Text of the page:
The Wild Horse School was built in 1911–12 and served until 1964 as the only school in the town of Wild Horse (8513 State Hwy 40 287, Wild Horse, CO 80862), in Cheyenne County. Originally a two-room building, the schoolhouse was expanded when a separate one-room structure was moved to the site in 1934 and connected to the school in 1959. Since it stopped being a school, the building has continued to serve Wild Horse as a community center, and in 1996 it was listed on the State Register of Historic Properties.
The town of Wild Horse traces its origins to 1869, when a cavalry unit found a herd of wild horses at a watering hole and named the spot Wild Horse Station. In 1905 Wild Horse Station got its first postmaster, and in 1906 the town of Wild Horse was surveyed. The town quickly added hotels, banks, and stores. In 1907 Wild Horse formed a school district. At first, a house owned by John Goodier served as the town’s school. As Wild Horse continued to grow, in 1911 Charles Heffner hired Gustav Sanders to build a two-room schoolhouse north of town. Completed in 1912, the wood-frame building faced south and featured a small bell tower above the central entry. Inside, a cloakroom had two doors leading to separate classrooms of equal size. The school usually had two teachers, with grades 1–4 in one classroom and grades 5–8 in the other. In 1917 a fire devastated Wild Horse, but the school’s location north of town saved it from destruction.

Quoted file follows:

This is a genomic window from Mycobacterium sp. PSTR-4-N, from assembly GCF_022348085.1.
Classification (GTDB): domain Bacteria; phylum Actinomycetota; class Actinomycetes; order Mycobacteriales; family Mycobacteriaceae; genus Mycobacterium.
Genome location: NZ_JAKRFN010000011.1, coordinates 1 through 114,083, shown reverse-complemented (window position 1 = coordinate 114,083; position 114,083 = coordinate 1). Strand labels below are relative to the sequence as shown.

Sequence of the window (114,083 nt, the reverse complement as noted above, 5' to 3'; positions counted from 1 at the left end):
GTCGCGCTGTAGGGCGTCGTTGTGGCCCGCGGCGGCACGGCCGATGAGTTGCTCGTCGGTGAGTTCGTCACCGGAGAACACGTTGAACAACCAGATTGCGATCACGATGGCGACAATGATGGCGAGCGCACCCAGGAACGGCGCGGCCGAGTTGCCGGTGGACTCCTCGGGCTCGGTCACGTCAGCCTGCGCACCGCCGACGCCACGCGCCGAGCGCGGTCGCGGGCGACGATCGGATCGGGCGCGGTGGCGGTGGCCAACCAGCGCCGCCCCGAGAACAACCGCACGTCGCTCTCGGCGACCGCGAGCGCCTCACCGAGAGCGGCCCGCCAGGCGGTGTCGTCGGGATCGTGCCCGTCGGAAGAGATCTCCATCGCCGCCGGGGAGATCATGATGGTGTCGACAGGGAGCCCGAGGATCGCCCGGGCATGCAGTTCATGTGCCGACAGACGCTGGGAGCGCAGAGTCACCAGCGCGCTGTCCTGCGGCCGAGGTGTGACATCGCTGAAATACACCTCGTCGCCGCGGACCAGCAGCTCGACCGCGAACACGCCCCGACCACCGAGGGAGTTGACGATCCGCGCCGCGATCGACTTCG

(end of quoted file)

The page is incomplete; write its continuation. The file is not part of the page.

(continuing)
The Wild Horse School served the area’s population of largely northern European immigrants—Norwegians, Germans, Irish, and others—who worked on the railroad or were involved in the local ranching and farming industries. Initially the schoolhouse also hosted a variety of social and civic events, but after 1920 most community activities were moved to the new Wild Horse Community Hall. In 1921 Charles Heffner deeded the schoolhouse to the local school district. After that the school offered ninth and tenth grades for a few years before reverting to only grades 1–8.
The Wild Horse School has received one major addition since it was built. In 1934 a separate one-room schoolhouse from Lost Springs, in northern Cheyenne County, was moved to Wild Horse and placed behind the existing school, where it served as a lunchroom. In 1959 the two buildings were joined, making a single schoolhouse with a slightly offset T-shape. At the same time, the building was renovated to add indoor plumbing, heating, and electricity. The connecting hall between the buildings included restrooms and a kitchen, and the newly joined extension continued to be used as a dining area. The larger, modernized schoolhouse once again became a popular site for community events.
In 1964 Cheyenne County consolidated its schools. The Wild Horse School closed, and local students started to attend elementary school in Kit Carson. The Wild Horse Community Club acquired the schoolhouse and used it for reunions, political meetings, and other events. Today the Wild Horse School—located on US 40/287 just north of the Wild Horse Post Office—is owned by Cheyenne County and continues to be used as a community center. It hosts monthly card parties, local church events, private celebrations, and community gatherings.